Mainland China's Decade Long Disaster, America's Decade in Hell, and Taiwan's Decade of Division
United Daily News editorial (Taipei, Taiwan, ROC)
December 2, 2009
Mainland China's Great Proletarian Cultural Revolution lasted from 1966 to 1976. Beijing refers to it as a "Decade Long Disaster." A few days ago Time Magazine referred to the period between 2000 and 2009, during which America made no progress, but instead regressed, as its "Decade in Hell." During the latter part of his regime, former president Lee Teng-hui imposed his "Have Patience, Avoid Haste Policy." The corrupt Chen Shui-bian regime demagogued its "Rectification of Names and Authoring of a New Constitution" campaign. These two presidents' misrule might well be termed a "Decade of Division."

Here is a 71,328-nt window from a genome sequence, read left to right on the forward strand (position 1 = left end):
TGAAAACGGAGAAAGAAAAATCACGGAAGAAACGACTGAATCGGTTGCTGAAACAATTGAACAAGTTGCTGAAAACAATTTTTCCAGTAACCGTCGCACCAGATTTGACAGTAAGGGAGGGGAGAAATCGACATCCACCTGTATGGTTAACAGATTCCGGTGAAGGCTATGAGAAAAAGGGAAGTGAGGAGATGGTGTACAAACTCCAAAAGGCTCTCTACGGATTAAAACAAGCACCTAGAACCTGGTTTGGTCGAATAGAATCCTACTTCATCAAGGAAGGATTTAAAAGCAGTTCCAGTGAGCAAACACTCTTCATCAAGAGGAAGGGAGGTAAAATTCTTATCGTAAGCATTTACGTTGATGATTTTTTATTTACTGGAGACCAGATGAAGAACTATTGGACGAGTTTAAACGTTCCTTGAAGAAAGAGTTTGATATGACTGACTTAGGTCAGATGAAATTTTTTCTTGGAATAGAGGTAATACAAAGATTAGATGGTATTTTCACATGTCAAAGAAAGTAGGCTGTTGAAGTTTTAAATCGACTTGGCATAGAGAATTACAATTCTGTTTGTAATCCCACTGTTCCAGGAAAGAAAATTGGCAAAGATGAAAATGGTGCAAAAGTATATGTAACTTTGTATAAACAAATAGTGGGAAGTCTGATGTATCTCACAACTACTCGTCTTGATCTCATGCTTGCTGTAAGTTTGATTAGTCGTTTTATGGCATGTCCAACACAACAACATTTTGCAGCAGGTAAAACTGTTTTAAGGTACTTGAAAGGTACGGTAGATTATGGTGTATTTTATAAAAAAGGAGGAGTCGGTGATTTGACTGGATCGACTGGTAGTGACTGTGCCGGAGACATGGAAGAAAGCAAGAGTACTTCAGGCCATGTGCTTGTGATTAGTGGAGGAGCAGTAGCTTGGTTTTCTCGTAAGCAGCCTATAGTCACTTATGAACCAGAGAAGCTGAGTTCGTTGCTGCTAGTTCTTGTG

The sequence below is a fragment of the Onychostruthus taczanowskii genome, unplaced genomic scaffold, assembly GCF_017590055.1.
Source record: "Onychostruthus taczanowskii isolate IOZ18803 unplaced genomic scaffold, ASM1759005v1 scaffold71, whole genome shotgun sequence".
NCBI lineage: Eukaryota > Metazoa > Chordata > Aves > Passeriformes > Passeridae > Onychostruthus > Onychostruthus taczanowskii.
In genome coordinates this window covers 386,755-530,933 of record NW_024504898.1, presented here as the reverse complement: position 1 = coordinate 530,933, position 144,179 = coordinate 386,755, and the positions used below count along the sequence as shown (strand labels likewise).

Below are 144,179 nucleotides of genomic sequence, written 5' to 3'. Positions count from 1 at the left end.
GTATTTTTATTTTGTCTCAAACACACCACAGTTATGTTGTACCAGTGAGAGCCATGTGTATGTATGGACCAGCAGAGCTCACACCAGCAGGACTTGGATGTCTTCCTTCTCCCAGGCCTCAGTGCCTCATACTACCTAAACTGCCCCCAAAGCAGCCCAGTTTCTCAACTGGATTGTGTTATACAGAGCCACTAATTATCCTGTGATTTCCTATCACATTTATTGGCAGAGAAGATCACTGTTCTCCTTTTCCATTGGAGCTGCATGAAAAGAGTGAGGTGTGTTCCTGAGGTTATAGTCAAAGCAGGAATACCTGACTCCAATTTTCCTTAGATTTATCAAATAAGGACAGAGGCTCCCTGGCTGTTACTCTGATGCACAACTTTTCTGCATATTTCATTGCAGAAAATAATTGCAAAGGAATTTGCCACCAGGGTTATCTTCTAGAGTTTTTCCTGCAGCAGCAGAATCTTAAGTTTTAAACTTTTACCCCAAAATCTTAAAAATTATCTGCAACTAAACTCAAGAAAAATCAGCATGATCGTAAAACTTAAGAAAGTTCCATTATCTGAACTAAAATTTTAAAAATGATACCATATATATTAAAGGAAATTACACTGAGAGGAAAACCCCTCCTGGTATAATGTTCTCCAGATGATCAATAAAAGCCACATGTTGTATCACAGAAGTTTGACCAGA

These three tragedies of history were of different scales and different degrees. But they had many of the same causes and many of the same effects. The biggest difference between them was the political systems. America's "Decade in Hell" took place in a democratic system that is a model for the rest of the world. Mainland China's "Decade Long Disaster" took place in a highly authoritarian political and economic system. Taiwan's "Decade of Division" took place after the lifting of martial law in an emerging democracy. As we can see, any system can make mistakes.